Jose Tapia, PhD

Associate Professor

Jose Tapia, PhD

Office: MacAlister 3021-E
Phone: 215.895.6762

Curriculum Vitae: Download [PDF]


  • MBBCh, Medicine & Surgery, Universidad Complutense, Madrid, 1981
  • MPH, Public Health, Johns Hopkins University, Baltimore, MD, 1992
  • PhD, Economics, New School for Social Research, New York, 2002


I joined Drexel after spending eleven years as a researcher and lecturer at the University of Michigan in Ann Arbor. Prior to that, I lived and worked in New York City, Baltimore, Washington, D.C., and Madrid. I worked briefly as a primary care doctor in Madrid, Spain (I was born in a Spanish colony in Africa). A job at the World Health Organization headquarters in Washington, D.C., brought me to the United States, where I have been living since 1989.

My research and teaching has focused on quantitative aspects of social science. One of my primary areas of interest has been the crises and fluctuations of the economy and the relation between these fluctuations and health conditions. I have published papers on the macroeconomic effects on health in Social Science & Medicine, International Journal of Epidemiology, Proceedings of the National Academy of Sciences, Annals of Applied Statistics, Demography, Journal of Health Economics, Salud Colectiva, and other journals. I have also been interested in purely economic issues. Examples of my work in this field include the book La Gran Recesión y el capitalismo del siglo XXI (coauthored with Rolando Astarita, a professor at the University of Buenos Aires), as well as papers on the dynamics of capital accumulation, the causes of the Great Recession, and other topics. I also have a strong interest in environmental issues, particularly climate change, as reflected in a book chapter on “Dynamics and Economic Aspects of Climate Change” and several papers in the journals Capitalism, Nature, Socialism, and Environmental Science and Policy.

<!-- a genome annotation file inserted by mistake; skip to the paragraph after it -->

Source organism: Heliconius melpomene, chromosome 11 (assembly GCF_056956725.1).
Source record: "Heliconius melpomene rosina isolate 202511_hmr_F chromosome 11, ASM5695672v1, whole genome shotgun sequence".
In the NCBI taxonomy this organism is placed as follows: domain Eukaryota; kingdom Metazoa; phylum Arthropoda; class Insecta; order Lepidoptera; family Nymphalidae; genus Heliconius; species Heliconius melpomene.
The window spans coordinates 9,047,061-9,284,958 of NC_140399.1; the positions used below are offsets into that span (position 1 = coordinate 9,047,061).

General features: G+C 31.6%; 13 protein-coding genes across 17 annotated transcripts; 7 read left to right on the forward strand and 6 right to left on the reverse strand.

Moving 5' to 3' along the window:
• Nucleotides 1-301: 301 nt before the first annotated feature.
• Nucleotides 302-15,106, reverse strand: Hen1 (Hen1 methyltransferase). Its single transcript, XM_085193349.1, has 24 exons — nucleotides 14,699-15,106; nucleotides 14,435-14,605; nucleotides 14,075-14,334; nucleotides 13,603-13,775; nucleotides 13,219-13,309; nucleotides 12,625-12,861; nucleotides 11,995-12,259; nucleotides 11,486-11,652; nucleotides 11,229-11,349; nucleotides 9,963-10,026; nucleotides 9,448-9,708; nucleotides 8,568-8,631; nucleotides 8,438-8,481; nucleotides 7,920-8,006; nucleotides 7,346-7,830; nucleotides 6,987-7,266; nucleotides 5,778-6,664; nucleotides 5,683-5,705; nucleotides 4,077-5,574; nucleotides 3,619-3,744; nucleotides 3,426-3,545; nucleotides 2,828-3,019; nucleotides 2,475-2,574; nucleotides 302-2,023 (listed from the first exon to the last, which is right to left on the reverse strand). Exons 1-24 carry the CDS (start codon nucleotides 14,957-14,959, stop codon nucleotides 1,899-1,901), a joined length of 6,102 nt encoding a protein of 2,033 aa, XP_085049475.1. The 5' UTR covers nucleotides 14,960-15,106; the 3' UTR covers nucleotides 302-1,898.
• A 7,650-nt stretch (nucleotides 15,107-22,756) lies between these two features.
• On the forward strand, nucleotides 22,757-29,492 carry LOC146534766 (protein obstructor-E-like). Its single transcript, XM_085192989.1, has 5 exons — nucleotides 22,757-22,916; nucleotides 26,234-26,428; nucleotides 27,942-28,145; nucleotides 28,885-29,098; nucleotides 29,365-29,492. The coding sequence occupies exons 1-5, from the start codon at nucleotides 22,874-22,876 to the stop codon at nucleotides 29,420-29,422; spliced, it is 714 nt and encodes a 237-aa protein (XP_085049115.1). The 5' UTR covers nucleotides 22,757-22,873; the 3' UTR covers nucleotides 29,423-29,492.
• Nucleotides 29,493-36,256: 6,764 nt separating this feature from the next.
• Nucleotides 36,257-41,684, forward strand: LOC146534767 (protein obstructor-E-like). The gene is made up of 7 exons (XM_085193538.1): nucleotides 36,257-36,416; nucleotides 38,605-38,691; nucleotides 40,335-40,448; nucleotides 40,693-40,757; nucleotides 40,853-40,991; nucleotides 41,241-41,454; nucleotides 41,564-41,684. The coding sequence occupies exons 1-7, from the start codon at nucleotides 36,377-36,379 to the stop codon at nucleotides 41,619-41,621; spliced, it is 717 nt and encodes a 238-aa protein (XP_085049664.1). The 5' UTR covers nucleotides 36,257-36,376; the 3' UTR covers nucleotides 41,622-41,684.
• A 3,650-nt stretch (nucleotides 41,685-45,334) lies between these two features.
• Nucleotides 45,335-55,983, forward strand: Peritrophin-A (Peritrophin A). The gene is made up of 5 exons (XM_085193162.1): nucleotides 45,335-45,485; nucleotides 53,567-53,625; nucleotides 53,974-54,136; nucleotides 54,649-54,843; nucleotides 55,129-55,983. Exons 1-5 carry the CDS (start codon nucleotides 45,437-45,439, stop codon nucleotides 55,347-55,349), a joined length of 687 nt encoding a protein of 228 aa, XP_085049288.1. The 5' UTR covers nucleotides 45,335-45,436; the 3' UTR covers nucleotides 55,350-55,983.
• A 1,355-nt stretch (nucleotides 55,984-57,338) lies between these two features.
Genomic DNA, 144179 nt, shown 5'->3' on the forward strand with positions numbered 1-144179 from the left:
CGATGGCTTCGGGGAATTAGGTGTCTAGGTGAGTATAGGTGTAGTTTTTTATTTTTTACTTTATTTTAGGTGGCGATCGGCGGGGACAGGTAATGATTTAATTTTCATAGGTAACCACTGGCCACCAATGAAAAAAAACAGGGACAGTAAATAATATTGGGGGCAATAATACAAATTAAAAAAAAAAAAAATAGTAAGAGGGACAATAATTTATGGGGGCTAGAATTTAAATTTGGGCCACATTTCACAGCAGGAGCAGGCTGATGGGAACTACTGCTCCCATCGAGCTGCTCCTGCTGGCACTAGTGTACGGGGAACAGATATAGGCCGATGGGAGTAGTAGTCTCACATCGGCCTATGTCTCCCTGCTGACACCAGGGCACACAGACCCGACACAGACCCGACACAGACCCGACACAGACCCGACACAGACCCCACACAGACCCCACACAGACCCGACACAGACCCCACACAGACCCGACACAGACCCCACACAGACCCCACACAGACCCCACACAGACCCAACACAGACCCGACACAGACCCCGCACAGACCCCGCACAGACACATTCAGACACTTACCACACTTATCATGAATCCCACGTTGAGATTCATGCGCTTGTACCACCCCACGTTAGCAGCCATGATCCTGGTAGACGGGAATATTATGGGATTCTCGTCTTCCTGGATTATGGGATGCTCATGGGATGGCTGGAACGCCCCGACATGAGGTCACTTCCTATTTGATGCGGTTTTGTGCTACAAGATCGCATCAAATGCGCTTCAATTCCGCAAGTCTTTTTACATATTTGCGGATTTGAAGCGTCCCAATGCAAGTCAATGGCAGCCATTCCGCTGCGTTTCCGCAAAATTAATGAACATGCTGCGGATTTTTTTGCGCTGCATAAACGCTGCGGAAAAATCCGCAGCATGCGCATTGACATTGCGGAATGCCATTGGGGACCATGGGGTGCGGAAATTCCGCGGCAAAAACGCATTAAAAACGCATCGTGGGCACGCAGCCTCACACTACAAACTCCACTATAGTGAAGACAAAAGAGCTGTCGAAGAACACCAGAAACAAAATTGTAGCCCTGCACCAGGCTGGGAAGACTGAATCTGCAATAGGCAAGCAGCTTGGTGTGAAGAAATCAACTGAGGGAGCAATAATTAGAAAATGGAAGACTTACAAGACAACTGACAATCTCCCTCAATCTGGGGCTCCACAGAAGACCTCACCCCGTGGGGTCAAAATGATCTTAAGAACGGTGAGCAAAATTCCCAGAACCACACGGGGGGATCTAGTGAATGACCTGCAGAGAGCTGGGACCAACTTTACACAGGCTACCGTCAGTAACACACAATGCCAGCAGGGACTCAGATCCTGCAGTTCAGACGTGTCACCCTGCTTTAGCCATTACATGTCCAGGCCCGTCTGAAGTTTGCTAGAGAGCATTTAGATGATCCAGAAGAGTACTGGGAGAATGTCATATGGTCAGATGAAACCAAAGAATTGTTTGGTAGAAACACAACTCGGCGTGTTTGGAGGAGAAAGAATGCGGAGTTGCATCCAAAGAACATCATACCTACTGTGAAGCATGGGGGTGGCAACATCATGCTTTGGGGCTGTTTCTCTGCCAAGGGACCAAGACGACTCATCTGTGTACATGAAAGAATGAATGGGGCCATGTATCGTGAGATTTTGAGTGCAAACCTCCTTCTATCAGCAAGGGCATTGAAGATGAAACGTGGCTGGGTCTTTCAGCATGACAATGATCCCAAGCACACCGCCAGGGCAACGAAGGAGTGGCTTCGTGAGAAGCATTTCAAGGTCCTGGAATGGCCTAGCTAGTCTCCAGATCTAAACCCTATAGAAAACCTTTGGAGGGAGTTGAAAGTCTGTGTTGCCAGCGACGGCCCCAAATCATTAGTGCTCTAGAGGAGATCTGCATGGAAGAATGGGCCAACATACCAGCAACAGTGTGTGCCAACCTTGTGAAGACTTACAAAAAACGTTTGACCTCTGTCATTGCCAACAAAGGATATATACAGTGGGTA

I consider myself a social researcher and believe that social science is at a level of development where disciplinary boundaries are not very meaningful. Understanding social issues requires approaches from different perspectives, both quantitative and qualitative. I like teaching both undergraduates and graduate students, and I find it particularly enjoyable to lecture and get involved in class discussions on general socioeconomic issues as well as issues of population health and social development from an international perspective.

Besides research articles, I sometimes write journalistic pieces, usually in Spanish and generally on economic issues, though I also like to produce ramblings on music. I have often translated technical texts and sometimes poetry from other languages into Spanish. Three authors I have particularly enjoyed translating into Spanish are Primo Levi, Stephan Brecht, and Ondra Lysohorsky.